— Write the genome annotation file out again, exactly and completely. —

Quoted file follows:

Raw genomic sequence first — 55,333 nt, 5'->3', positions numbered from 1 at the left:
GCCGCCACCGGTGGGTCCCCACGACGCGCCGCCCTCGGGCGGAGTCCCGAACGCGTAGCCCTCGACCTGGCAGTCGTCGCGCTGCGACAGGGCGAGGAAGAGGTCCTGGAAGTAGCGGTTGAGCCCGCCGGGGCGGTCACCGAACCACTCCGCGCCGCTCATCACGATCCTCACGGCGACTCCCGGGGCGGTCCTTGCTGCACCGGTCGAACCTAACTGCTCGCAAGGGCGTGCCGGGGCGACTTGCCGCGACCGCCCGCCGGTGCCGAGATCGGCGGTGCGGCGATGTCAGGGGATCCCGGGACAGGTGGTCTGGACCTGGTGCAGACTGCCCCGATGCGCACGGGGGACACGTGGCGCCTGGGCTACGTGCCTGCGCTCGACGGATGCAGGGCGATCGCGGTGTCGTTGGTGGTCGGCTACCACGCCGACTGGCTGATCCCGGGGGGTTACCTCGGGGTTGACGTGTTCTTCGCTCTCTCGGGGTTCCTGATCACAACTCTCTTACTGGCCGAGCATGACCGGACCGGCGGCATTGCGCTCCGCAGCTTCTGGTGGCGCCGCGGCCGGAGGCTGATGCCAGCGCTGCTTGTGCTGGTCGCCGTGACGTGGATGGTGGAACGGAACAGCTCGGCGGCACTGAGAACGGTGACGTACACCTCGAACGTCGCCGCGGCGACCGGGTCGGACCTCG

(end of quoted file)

Raw genomic sequence first — 55,333 nt, 5'->3', positions numbered from 1 at the left:
GCCGCCACCGGTGGGTCCCCACGACGCGCCGCCCTCGGGCGGAGTCCCGAACGCGTAGCCCTCGACCTGGCAGTCGTCGCGCTGCGACAGGGCGAGGAAGAGGTCCTGGAAGTAGCGGTTGAGCCCGCCGGGGCGGTCACCGAACCACTCCGCGCCGCTCATCACGATCCTCACGGCGACTCCCGGGGCGGTCCTTGCTGCACCGGTCGAACCTAACTGCTCGCAAGGGCGTGCCGGGGCGACTTGCCGCGACCGCCCGCCGGTGCCGAGATCGGCGGTGCGGCGATGTCAGGGGATCCCGGGACAGGTGGTCTGGACCTGGTGCAGACTGCCCCGATGCGCACGGGGGACACGTGGCGCCTGGGCTACGTGCCTGCGCTCGACGGATGCAGGGCGATCGCGGTGTCGTTGGTGGTCGGCTACCACGCCGACTGGCTGATCCCGGGGGGTTACCTCGGGGTTGACGTGTTCTTCGCTCTCTCGGGGTTCCTGATCACAACTCTCTTACTGGCCGAGCATGACCGGACCGGCGGCATTGCGCTCCGCAGCTTCTGGTGGCGCCGCGGCCGGAGGCTGATGCCAGCGCTGCTTGTGCTGGTCGCCGTGACGTGGATGGTGGAACGGAACAGCTCGGCGGCACTGAGAACGGTGACGTACACCTCGAACGTCGCCGCGGCGACCGGGTCGGACCTCG